In many school districts in America, the majority of students in preschools are children of recent immigrants. For both immigrant families and educators, the changing composition of preschool classes presents new and sometimes divisive questions about educational instruction, cultural norms and academic priorities. Drawing from an innovative study of preschools across the nation, Children Crossing Borders provides the first systematic comparison of the beliefs and perspectives of immigrant parents and the preschool teachers to whom they entrust their children. Children Crossing Borders presents valuable evidence from the U.S. portion of a landmark five-country study on the intersection of early education and immigration. The volume shows that immigrant parents and early childhood educators often have differing notions of what should happen in preschool. Most immigrant parents want preschool teachers to teach English, prepare their children academically, and help them adjust to life in the United States. Many said it was unrealistic to expect a preschool to play a major role in helping children retain their cultural and religious values. The authors examine the different ways that language and cultural differences prevent immigrant parents and school administrations from working together to achieve educational goals. For their part, many early education teachers who work with immigrant children find themselves caught between two core beliefs: on one hand, the desire to be culturally sensitive and responsive to parents, and on the other hand adhering to their core professional codes of best practice. While immigrant parents generally prefer traditional methods of academic instruction, many teachers use play-based curricula that give children opportunities to be creative and construct their own knowledge. Worryingly, most preschool teachers say they have received little to no training in working with immigrant children who are still learning English. For most young children of recent immigrants, preschools are the first and most profound context in which they confront the conflicts between their home culture and the United States. Policymakers and educators, however, are still struggling with how best to serve these children and their parents. Children Crossing Borders provides valuable research on these questions, and on the ways schools can effectively and sensitively incorporate new immigrants into the social fabric.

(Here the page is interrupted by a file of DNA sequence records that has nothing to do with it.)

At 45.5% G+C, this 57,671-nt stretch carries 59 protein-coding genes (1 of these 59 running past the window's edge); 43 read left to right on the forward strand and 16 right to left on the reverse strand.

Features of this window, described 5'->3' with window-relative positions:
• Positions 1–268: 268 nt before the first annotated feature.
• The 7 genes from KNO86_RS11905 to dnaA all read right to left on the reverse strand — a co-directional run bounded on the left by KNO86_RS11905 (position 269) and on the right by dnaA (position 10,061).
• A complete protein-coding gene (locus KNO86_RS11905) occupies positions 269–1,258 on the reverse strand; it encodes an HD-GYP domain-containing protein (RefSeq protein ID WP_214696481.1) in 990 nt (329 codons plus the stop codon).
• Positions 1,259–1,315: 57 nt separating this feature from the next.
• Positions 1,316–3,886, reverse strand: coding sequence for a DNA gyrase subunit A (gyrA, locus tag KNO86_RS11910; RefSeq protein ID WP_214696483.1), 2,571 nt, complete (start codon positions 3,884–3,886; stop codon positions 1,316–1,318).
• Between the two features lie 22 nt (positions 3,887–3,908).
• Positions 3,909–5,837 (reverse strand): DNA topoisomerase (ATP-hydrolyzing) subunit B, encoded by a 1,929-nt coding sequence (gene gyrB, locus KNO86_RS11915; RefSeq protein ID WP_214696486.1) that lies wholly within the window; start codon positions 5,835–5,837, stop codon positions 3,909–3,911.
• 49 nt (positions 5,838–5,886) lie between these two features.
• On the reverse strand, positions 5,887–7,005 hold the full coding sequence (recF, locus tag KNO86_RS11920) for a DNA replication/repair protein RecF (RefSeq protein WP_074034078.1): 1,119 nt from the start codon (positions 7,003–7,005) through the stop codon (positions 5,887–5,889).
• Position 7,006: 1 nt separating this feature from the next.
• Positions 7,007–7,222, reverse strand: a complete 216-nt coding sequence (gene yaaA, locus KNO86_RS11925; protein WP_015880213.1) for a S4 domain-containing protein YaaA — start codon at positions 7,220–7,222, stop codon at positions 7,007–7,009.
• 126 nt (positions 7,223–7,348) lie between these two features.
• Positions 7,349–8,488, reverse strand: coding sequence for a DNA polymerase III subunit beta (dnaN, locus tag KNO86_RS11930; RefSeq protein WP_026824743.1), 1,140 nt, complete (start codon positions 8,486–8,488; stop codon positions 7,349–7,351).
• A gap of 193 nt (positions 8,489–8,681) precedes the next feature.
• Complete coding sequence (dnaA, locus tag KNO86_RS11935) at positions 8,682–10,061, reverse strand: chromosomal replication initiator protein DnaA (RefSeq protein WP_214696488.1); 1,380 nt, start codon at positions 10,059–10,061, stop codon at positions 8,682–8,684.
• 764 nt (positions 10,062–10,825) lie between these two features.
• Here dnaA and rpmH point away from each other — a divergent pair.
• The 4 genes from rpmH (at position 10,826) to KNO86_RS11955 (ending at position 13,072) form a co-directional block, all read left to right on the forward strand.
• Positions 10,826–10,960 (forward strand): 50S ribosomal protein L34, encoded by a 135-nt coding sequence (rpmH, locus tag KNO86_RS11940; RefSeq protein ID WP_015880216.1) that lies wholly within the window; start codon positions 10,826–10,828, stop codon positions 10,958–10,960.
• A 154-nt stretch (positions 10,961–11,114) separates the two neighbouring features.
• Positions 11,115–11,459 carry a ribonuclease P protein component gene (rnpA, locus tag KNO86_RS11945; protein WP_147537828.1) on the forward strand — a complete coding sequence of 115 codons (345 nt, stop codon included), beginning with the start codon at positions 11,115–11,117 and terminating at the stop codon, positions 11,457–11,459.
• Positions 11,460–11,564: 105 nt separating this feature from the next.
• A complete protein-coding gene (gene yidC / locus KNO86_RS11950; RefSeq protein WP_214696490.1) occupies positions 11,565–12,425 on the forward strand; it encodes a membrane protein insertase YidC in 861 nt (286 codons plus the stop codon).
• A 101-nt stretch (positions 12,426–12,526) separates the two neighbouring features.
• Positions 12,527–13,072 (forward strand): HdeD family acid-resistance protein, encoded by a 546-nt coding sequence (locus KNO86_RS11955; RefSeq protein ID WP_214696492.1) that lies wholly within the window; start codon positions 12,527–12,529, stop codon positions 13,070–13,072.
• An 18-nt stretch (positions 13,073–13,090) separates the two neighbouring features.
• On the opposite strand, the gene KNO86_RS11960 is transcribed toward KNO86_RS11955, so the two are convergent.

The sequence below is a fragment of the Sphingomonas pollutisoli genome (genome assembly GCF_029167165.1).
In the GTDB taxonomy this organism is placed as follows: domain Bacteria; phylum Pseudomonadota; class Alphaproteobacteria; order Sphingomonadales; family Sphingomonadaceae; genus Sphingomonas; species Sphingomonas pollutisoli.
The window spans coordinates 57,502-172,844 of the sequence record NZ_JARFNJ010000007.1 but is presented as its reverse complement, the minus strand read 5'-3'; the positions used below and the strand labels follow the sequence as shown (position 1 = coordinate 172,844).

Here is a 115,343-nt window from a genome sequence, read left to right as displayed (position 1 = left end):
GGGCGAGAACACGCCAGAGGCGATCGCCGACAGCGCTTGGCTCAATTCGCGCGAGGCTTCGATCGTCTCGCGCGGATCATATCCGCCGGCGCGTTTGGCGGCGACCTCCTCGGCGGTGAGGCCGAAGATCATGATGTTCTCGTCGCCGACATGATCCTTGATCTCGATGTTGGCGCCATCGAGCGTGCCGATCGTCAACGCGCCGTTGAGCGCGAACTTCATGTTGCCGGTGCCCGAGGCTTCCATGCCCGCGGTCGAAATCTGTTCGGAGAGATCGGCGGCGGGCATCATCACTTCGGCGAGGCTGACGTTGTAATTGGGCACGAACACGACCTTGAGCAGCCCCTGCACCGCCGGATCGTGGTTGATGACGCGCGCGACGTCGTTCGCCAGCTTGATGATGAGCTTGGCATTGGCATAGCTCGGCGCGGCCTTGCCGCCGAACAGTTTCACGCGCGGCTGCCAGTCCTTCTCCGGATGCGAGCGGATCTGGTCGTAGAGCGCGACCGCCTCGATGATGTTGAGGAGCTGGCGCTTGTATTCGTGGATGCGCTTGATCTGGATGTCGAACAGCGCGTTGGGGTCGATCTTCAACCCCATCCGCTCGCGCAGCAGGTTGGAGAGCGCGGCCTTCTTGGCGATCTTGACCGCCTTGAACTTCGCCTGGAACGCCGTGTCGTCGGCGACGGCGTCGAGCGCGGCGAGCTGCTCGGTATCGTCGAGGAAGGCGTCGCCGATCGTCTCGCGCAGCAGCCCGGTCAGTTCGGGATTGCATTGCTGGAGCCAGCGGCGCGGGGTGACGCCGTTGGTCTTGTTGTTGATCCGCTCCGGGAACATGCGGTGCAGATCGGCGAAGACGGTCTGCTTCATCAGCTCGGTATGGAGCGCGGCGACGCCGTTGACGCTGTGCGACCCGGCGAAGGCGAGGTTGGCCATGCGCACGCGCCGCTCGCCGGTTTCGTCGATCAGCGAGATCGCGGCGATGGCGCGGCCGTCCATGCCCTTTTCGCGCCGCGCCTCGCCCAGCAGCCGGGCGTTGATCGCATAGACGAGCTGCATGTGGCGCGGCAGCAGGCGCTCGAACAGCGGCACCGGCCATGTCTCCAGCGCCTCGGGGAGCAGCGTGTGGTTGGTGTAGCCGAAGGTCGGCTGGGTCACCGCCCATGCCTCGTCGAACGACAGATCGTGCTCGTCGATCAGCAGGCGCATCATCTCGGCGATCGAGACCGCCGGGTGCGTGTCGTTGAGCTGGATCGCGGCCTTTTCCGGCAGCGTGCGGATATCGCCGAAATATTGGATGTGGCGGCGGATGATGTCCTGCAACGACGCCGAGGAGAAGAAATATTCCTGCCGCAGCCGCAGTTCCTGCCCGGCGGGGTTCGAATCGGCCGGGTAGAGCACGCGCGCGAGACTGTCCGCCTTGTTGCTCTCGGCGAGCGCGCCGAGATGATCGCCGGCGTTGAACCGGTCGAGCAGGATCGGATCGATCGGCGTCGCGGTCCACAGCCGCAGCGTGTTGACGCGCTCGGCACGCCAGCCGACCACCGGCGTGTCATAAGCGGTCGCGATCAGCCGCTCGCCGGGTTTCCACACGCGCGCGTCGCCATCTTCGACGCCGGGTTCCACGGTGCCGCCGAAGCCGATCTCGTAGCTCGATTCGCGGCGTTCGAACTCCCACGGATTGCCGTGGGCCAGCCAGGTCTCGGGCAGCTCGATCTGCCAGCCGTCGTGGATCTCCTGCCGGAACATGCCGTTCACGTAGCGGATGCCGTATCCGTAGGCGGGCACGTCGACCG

Early childhood can be a time of rich discovery, a period when educators have an opportunity to harness their students’ fascination to create unique learning opportunities. Some teachers engage with their students’ ideas in ways that make learning collaborative--but not all students have access to these kinds of learning environments.
In Segregation by Experience, the authors filmed and studied a a first-grade classroom led by a Black immigrant teacher who encouraged her diverse group of students to exercise their agency. When the researchers showed the film to other schools, everyone struggled. Educators admired the teacher but didn’t think her practices would work with their own Black and brown students. Parents of color—many of them immigrants—liked many of the practices, but worried that they would compromise their children. And the young children who viewed the film thought that the kids in the film were terrible, loud, and badly behaved; they told the authors that learning was supposed to be quiet, still, and obedient. In Segregation by Experience Jennifer Keys Adair and Kiyomi Sánchez-Suzuki Colegrove show us just how much our expectations of children of color affect what and how they learn at school, and they ask us to consider which children get to have sophisticated, dynamic learning experiences at school and which children are denied such experiences because of our continued racist assumptions about them.